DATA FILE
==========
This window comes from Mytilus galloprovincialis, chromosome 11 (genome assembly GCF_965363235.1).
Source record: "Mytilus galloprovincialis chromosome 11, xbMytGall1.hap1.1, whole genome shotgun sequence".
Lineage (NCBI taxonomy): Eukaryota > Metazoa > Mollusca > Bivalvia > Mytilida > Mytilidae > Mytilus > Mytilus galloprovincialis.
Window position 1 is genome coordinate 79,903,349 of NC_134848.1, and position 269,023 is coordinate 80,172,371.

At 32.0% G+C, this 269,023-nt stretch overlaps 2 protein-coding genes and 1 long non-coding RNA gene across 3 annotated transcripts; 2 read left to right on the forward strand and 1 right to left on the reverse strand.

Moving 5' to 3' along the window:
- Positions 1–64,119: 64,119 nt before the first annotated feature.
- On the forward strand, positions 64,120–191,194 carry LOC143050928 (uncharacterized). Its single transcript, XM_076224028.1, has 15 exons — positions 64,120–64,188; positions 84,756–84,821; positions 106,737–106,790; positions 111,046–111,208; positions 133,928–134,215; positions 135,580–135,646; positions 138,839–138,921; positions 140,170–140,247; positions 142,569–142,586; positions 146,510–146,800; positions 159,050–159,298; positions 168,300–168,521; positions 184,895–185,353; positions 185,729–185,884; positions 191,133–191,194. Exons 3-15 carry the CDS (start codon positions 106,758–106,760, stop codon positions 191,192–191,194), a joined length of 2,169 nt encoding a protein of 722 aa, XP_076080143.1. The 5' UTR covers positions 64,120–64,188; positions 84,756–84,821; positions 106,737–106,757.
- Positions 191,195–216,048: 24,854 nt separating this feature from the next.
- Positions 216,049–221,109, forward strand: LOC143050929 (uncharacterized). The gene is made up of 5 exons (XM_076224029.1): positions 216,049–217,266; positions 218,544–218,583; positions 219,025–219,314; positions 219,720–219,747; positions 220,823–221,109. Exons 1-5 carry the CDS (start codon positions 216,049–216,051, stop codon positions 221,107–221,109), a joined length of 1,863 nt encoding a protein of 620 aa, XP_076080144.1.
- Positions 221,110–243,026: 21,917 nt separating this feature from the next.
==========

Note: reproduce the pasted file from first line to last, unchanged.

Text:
This window comes from Mytilus galloprovincialis, chromosome 11 (genome assembly GCF_965363235.1).
Source record: "Mytilus galloprovincialis chromosome 11, xbMytGall1.hap1.1, whole genome shotgun sequence".
Lineage (NCBI taxonomy): Eukaryota > Metazoa > Mollusca > Bivalvia > Mytilida > Mytilidae > Mytilus > Mytilus galloprovincialis.
Window position 1 is genome coordinate 79,903,349 of NC_134848.1, and position 269,023 is coordinate 80,172,371.

At 32.0% G+C, this 269,023-nt stretch overlaps 2 protein-coding genes and 1 long non-coding RNA gene across 3 annotated transcripts; 2 read left to right on the forward strand and 1 right to left on the reverse strand.

Moving 5' to 3' along the window:
- Positions 1–64,119: 64,119 nt before the first annotated feature.
- On the forward strand, positions 64,120–191,194 carry LOC143050928 (uncharacterized). Its single transcript, XM_076224028.1, has 15 exons — positions 64,120–64,188; positions 84,756–84,821; positions 106,737–106,790; positions 111,046–111,208; positions 133,928–134,215; positions 135,580–135,646; positions 138,839–138,921; positions 140,170–140,247; positions 142,569–142,586; positions 146,510–146,800; positions 159,050–159,298; positions 168,300–168,521; positions 184,895–185,353; positions 185,729–185,884; positions 191,133–191,194. Exons 3-15 carry the CDS (start codon positions 106,758–106,760, stop codon positions 191,192–191,194), a joined length of 2,169 nt encoding a protein of 722 aa, XP_076080143.1. The 5' UTR covers positions 64,120–64,188; positions 84,756–84,821; positions 106,737–106,757.
- Positions 191,195–216,048: 24,854 nt separating this feature from the next.
- Positions 216,049–221,109, forward strand: LOC143050929 (uncharacterized). The gene is made up of 5 exons (XM_076224029.1): positions 216,049–217,266; positions 218,544–218,583; positions 219,025–219,314; positions 219,720–219,747; positions 220,823–221,109. Exons 1-5 carry the CDS (start codon positions 216,049–216,051, stop codon positions 221,107–221,109), a joined length of 1,863 nt encoding a protein of 620 aa, XP_076080144.1.
- Positions 221,110–243,026: 21,917 nt separating this feature from the next.